Barack Obama is a pretty popular guy in Cuba these days. So much so that nearly nine out of 10 Cubans hope he'll be the first U.S. president to visit their island since Calvin Coolidge did in 1928.
A new Bendixen & Amandi Poll for Univision Noticias - Fusion in collaboration with The Washington Post shows that 89 percent of Cubans think the U.S. leader should swing by for a visit now that the two countries are trying to make nice. Obama also enjoys an 80 percent favorability rating on the communist-led island. The poll suggests that Obama is nearly twice as popular in Cuba as he is in the United States. Back home, where the U.S. president's favorability rating is around 47 percent — the same as President Castro's in Cuba.
According to the poll, an independent survey of 1,200 Cubans living across the island, 34 percent of Cubans have a "very positive" opinion of Obama, while 46 percent say they have a "somewhat positive" opinion of the U.S. president. That puts Obama's overall favorability rating well above that of Fidel Castro, whose "very positives" and "somewhat positives" add up to 44 percent. Cuban President Raul Castro's favorability rating is at 47 percent, nudging him slightly ahead of his older brother in the popularity category, according to the survey results.
The door-to-door poll, considered the most comprehensive and largest independent survey in Cuba in more than 50 years, was conducted by a team of local Cuban interviewers led by Miami-based research firm Bendixen & Amandi. The poll was carried out without the authorization of the Cuban government between March 17-27 in all 13 provinces of the island, including the capital city of Havana. The data offers a unique insight into public opinion on an island where reliable polling is notoriously difficult and where 75 percent of Cubans claim they have to be careful what they say in public. The opinion poll claims a margin of error of 2.8 percent, with a 95 percent confidence level. (For more on methodology, click here).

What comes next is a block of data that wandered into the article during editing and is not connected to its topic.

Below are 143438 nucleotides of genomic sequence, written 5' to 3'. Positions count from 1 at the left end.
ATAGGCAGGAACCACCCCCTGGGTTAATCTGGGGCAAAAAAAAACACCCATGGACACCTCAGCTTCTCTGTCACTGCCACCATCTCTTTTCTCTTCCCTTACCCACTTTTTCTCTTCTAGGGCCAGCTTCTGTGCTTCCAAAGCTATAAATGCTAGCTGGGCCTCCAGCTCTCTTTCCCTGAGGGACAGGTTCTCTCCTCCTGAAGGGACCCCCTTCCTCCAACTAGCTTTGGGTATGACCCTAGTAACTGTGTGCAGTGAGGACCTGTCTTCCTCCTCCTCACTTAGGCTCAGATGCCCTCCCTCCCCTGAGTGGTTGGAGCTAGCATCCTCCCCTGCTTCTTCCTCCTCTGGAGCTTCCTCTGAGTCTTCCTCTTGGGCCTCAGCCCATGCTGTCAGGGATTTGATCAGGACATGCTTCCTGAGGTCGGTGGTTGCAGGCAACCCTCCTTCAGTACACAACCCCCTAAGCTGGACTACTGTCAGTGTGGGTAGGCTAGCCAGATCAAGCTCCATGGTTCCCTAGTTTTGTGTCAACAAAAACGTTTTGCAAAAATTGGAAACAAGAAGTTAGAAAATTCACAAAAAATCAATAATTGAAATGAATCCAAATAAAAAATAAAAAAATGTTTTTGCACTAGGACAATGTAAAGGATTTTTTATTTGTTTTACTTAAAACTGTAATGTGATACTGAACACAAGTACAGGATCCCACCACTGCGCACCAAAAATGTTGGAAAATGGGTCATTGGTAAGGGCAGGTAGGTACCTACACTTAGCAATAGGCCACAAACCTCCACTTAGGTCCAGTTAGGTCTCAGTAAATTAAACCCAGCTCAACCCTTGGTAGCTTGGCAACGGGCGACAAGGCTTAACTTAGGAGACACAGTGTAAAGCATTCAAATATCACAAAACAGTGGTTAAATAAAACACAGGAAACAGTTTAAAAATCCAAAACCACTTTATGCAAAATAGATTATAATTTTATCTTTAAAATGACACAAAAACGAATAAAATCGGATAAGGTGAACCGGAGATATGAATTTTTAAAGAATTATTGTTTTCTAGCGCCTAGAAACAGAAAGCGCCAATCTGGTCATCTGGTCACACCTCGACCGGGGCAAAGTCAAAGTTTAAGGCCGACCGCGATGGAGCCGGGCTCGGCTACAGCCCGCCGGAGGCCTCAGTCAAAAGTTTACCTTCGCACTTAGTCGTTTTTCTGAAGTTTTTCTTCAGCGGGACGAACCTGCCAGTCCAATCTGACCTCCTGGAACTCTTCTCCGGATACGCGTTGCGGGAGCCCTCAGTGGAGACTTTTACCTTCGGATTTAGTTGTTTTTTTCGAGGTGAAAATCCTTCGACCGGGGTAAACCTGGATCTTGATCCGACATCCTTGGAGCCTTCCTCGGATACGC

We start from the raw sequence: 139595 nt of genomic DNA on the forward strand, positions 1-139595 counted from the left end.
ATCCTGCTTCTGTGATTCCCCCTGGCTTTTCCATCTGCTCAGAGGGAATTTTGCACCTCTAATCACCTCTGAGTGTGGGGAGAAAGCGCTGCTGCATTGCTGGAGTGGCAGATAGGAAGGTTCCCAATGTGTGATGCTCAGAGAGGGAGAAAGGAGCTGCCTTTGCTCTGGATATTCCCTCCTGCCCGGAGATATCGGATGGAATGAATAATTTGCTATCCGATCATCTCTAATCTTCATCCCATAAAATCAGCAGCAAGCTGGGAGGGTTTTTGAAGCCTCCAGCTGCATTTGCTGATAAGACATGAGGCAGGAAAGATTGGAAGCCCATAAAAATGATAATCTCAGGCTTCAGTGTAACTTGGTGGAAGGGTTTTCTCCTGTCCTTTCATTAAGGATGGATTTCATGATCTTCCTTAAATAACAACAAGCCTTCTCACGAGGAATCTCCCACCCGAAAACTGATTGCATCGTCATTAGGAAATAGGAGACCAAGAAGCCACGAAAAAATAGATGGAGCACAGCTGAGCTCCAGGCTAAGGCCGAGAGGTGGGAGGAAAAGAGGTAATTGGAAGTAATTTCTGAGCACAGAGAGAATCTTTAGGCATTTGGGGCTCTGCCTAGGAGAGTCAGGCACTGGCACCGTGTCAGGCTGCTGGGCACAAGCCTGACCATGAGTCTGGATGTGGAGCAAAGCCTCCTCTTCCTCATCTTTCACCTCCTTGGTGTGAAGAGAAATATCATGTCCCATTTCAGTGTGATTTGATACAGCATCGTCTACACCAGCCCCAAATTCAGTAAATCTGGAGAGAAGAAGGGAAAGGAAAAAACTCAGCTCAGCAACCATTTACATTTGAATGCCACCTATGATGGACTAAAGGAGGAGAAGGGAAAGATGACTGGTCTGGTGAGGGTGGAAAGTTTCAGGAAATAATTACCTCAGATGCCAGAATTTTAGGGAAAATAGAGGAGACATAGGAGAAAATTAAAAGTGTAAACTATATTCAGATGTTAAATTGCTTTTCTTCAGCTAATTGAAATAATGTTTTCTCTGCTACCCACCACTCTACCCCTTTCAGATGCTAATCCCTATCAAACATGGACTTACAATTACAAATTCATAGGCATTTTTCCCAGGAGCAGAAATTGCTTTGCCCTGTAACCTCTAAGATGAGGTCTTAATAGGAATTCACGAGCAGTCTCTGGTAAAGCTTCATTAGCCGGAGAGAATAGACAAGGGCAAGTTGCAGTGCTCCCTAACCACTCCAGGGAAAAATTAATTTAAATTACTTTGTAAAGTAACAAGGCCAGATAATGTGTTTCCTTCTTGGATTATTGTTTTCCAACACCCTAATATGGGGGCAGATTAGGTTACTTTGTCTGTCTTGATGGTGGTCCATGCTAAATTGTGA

Overall, the poll suggests Cubans have a more favorable opinion of Obama than they do of the United States in general. Fifty-three percent of Cubans said they consider the United States a "friend of Cuba," compared with 93 percent who say Venezuela is Cuba's friend, 71 percent who identify Russia as a friend, and 74 percent who think Mexico is their pal. On the friend-of-Cuba scale, the U.S. polls ahead of just North Korea (43 percent), Syria (31 percent) and Iran (28 percent), although only a dozen countries were included on the survey.
But Cubans' opinions toward the United States are clearly complicated. The totality of the poll questions suggest that Cubans' views of the U.S. are nuanced and conflicted.
For example, of the 55 percent of Cubans who said they would like to "leave and go live in another country," more than half said they'd want to move to the United States — by far their number one choice for a place of resettlement. That's probably because many Cubans have strong familial and economic ties with the Cuban diaspora in the U.S.
Of the 33 percent of Cubans who said they have family members living abroad, 56 percent said most are living in the United States — many of whom are presumably sending money.
What's clear is that tidy friend-or-foe days of the cold war have since been replaced by something messier, modern and more honest.
For full poll results, click here.
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